Losing weight is good for your health – even if you regain it

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Exercise and dietary changes may have health benefits that persist even after weight loss is reversed

shutterstock / Mr. Somkiat Vardan

People who have obesity and lose weight through diet and exercise programs still see long-term improvements in risk factors for heart disease and type 2 diabetes. This suggests that there are health benefits to losing weight even if you gain it back.

Weight loss reduces the risk of obesity-related chronic diseases. However, previous research has shown that only about half of obese people who participate in weight loss programs regain the lost weight within five years.

To understand its long-term health effects, Jamie Hartman-Boyce The University of Oxford and colleagues collected data on more than 60,000 adults from 124 randomized controlled trials of behavioral weight management programs. These programs encourage changes in diet or exercise habits to effect weight loss.

All trials included data on one or more cardiometabolic measures — such as the incidence of blood pressure, heart disease or cholesterol levels — for at least 11 months after the end of the program. In all trials, people participating in behavioral weight management programs lost an average of 2.8 kg more weight than people in control groups. They gained 0.12 to 0.32 kg more each year after the program ended.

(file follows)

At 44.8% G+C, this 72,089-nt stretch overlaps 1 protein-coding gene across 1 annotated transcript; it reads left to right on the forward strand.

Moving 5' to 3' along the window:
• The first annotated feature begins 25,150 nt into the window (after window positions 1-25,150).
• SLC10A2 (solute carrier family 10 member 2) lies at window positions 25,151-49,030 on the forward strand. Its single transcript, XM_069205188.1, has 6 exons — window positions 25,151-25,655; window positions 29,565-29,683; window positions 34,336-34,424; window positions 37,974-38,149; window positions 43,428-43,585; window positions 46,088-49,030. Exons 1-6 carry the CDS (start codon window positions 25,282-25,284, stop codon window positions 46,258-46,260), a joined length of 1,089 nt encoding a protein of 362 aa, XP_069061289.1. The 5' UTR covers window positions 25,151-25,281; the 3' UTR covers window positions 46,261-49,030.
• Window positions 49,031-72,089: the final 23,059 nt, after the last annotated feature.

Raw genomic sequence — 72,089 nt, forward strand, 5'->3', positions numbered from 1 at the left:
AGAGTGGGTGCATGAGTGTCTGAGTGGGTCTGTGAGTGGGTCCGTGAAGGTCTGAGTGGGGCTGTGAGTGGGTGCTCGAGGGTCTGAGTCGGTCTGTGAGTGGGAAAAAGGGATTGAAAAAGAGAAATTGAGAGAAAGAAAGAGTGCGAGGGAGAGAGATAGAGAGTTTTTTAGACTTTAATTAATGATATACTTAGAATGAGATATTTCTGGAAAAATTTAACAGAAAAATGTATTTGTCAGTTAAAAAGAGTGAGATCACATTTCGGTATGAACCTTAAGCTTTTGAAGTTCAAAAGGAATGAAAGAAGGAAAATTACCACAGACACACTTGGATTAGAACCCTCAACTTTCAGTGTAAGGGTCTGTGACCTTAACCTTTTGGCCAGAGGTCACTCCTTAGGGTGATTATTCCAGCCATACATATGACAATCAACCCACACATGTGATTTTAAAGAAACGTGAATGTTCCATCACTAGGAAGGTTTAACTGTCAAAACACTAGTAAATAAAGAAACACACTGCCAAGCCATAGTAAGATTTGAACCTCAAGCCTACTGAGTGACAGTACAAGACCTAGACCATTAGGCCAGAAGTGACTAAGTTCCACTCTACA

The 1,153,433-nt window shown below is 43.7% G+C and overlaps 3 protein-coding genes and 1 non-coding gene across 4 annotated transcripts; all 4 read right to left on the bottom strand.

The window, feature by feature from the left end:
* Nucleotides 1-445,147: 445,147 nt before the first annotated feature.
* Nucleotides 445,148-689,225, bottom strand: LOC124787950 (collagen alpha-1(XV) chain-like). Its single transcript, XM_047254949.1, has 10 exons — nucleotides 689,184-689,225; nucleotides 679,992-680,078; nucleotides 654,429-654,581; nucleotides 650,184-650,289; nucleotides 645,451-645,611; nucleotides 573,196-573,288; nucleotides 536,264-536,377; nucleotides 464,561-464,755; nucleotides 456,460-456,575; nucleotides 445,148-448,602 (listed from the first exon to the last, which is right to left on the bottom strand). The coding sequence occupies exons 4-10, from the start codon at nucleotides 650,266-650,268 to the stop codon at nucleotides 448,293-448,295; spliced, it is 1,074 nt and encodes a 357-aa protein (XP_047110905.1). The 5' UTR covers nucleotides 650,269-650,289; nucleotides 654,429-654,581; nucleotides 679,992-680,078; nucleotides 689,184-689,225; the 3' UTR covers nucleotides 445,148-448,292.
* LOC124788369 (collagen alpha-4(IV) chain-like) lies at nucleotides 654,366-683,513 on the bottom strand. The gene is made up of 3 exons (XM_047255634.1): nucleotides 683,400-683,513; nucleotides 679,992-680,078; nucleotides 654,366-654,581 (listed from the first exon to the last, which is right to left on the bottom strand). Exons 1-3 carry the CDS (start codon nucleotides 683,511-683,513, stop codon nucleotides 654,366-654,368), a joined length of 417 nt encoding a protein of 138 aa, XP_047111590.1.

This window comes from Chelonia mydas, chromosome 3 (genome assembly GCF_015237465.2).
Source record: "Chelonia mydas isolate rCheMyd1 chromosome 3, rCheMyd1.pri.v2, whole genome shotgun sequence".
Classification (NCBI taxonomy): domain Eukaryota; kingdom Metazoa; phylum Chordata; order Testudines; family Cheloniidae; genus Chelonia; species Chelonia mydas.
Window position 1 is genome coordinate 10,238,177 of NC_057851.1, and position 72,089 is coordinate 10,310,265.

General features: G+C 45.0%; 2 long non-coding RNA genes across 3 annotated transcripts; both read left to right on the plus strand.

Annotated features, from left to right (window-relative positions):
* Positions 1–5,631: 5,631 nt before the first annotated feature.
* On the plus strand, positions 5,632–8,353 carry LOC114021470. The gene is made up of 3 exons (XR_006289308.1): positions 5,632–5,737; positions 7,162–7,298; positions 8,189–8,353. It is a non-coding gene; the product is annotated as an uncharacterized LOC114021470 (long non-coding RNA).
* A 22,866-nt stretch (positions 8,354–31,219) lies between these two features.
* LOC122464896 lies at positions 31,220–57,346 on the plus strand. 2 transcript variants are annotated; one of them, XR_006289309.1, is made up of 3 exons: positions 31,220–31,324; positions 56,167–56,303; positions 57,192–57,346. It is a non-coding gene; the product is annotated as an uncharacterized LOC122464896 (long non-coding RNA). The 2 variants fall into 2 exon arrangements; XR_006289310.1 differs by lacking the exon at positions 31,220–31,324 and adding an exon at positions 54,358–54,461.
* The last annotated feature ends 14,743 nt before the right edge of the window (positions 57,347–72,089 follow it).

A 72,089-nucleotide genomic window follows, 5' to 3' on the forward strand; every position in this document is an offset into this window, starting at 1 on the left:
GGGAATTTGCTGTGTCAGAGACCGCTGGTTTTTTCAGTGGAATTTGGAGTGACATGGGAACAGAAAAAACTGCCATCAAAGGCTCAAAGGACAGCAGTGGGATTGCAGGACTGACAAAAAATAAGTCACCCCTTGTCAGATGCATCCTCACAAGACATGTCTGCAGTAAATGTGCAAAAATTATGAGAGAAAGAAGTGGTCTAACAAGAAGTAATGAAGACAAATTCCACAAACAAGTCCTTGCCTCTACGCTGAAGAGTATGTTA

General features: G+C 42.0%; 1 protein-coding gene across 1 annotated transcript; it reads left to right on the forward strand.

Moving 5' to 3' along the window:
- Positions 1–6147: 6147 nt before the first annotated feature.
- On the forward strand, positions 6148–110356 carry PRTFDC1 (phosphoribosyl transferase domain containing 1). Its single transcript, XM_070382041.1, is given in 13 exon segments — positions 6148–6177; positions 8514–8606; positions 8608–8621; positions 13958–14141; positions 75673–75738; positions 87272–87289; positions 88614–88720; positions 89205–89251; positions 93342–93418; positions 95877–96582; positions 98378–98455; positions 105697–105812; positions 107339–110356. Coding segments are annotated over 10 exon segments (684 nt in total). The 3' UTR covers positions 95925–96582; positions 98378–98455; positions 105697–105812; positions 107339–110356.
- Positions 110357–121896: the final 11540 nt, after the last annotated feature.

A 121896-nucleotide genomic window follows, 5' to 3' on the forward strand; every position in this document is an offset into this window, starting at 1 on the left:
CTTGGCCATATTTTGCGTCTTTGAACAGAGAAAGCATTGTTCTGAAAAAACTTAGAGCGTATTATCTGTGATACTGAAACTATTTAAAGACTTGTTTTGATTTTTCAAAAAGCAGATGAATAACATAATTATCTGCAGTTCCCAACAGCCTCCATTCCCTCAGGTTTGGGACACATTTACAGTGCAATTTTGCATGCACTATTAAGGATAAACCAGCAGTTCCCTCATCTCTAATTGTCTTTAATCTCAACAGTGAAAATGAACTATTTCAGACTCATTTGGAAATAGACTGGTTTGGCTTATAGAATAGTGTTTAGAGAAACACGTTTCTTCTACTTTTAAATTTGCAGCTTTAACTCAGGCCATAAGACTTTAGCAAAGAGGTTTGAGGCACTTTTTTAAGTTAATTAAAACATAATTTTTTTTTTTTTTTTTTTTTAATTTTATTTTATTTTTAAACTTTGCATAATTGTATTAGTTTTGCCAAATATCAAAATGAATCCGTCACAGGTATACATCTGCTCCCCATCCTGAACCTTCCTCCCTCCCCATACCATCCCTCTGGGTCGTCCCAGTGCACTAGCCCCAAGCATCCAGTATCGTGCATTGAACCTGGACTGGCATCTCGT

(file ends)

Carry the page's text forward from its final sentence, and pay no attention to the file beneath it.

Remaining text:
People who participated in behavioral weight management programs also showed small but significant long-term reductions in cholesterol, blood sugar levels, and blood pressure. Five years after they finished a program, participants’ cholesterol ratio — which compares total cholesterol with the amount of high-density lipoprotein (HDL) or “good” cholesterol — was an average of 1.5 points lower than before the program. They also observed statistically significant reductions in systolic blood pressure and blood glucose levels. However, there was evidence that the more weight regained over time, the smaller and shorter-lasting these improvements were.

“When we really think about the impact of this on a population level, it suggests that fewer people may end up in hospital with different types of [cardiometabolic] disease,” says Hartman-Boyce. However, the team found no significant difference in the incidence of heart disease or type 2 diabetes between those who participated in the weight-loss programs and those who did not over five years. This may be because That’s because fewer studies collect data on these outcomes, Hartman-Boyce says.

Still, the fact that even modest changes in risk factors are meaningful, says Lauren Block At Northwell Health in New York. “A little bit can make a big difference” in terms of whether a person may need to take one or more medications, she says.

More research is needed to understand why weight gain doesn’t completely reverse the health benefits of weight loss. It may be that improvements in diet and exercise benefit health independent of weight loss, Block says. It may also be that the weight loss delays the onset of health problems, Hartman-Boyce says.

“If you’re losing weight, first of all, you’re not alone. But it also doesn’t mean it wasn’t worth it. It doesn’t mean there weren’t benefits,” she says.


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